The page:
Criticism is mounting over Florida's fledgling prescription drug database since the medication history for 3,300 people was released as part of a prescription fraud investigation in Volusia County.
The Daytona Beach News-Journal reported this month that the records were given to federal and state agencies as part of this investigation, and eventually fell in the hands of five defense attorneys connected to the case. One man whose records were among those released has filed suit and is trying to keep the 3,300 records private.
The drug monitoring database launched in 2011 and is intended to combat abuse by monitoring how often doctors and individuals are turning in prescriptions for pain killers, anxiety medication and other commonly abused prescription drugs.
Friday, state Sen. Jeff Brandes, R-St. Petersburg, fired off a letter to Surgeon General John Armstrong demanding answers about the Volusia case.
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"While I acknowledge that Florida law permits the release of records involved in an active investigation, I am concerned about this release of private health records and the precedent that it may establish," Brandes wrote. "Therefore I ask the Department to also provide to the Legislature any plans or policies that ensure such a release of private records does not happen without proper cause and without attention to preserving the privacy rights of patients."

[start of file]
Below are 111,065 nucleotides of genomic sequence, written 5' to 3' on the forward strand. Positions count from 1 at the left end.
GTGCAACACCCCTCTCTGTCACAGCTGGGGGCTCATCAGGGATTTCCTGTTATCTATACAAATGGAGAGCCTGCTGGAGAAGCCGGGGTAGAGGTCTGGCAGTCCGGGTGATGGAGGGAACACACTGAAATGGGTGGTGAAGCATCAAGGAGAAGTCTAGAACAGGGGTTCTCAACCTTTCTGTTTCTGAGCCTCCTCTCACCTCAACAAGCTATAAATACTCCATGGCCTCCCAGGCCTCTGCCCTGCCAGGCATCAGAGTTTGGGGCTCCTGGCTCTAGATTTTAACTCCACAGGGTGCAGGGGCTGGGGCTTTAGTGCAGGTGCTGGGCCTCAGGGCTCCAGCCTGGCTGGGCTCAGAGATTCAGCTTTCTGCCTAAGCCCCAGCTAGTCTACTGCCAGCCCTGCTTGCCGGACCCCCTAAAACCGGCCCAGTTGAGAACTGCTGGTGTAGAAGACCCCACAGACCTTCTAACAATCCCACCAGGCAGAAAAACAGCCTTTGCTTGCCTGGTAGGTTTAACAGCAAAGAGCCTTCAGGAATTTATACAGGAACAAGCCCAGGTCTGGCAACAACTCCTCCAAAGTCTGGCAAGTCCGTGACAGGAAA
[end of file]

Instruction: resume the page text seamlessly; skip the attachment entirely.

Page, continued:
The man who filed the initial suit to stop the records from being released has asked Gov. Rick Scott to appoint a special prosecutor to investigate Volusia's state attorney and the federal Drug Enforcement Agency, the News-Journal reported.
"This is an active case before the Court. The Court will determine if the investigation was handled appropriately," Scott spokesman John Tupp wrote in an email response to the paper.
Earlier this week, the ACLU filed a public records request in hopes of determining who gave the 3,300 records to defense attorneys and why.